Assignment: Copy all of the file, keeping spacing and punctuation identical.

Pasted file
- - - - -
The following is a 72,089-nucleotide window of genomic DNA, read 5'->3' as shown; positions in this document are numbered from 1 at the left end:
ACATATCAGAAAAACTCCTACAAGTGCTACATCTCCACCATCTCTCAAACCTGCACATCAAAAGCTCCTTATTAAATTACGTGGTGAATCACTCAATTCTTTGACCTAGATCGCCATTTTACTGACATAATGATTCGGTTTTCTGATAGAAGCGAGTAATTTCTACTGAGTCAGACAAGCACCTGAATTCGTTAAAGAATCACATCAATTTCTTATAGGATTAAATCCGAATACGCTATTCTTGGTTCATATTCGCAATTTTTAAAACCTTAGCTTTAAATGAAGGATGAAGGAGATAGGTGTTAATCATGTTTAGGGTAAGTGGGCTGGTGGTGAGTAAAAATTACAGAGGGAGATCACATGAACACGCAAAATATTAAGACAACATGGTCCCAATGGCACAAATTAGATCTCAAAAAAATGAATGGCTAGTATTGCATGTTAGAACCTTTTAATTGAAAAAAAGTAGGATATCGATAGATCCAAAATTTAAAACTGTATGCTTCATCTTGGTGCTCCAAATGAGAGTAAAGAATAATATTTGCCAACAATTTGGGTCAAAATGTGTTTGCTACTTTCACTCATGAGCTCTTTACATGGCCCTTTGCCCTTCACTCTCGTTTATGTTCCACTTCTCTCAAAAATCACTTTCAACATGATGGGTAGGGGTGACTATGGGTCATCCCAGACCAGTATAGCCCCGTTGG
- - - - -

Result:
The following is a 72,089-nucleotide window of genomic DNA, read 5'->3' as shown; positions in this document are numbered from 1 at the left end:
ACATATCAGAAAAACTCCTACAAGTGCTACATCTCCACCATCTCTCAAACCTGCACATCAAAAGCTCCTTATTAAATTACGTGGTGAATCACTCAATTCTTTGACCTAGATCGCCATTTTACTGACATAATGATTCGGTTTTCTGATAGAAGCGAGTAATTTCTACTGAGTCAGACAAGCACCTGAATTCGTTAAAGAATCACATCAATTTCTTATAGGATTAAATCCGAATACGCTATTCTTGGTTCATATTCGCAATTTTTAAAACCTTAGCTTTAAATGAAGGATGAAGGAGATAGGTGTTAATCATGTTTAGGGTAAGTGGGCTGGTGGTGAGTAAAAATTACAGAGGGAGATCACATGAACACGCAAAATATTAAGACAACATGGTCCCAATGGCACAAATTAGATCTCAAAAAAATGAATGGCTAGTATTGCATGTTAGAACCTTTTAATTGAAAAAAAGTAGGATATCGATAGATCCAAAATTTAAAACTGTATGCTTCATCTTGGTGCTCCAAATGAGAGTAAAGAATAATATTTGCCAACAATTTGGGTCAAAATGTGTTTGCTACTTTCACTCATGAGCTCTTTACATGGCCCTTTGCCCTTCACTCTCGTTTATGTTCCACTTCTCTCAAAAATCACTTTCAACATGATGGGTAGGGGTGACTATGGGTCATCCCAGACCAGTATAGCCCCGTTGG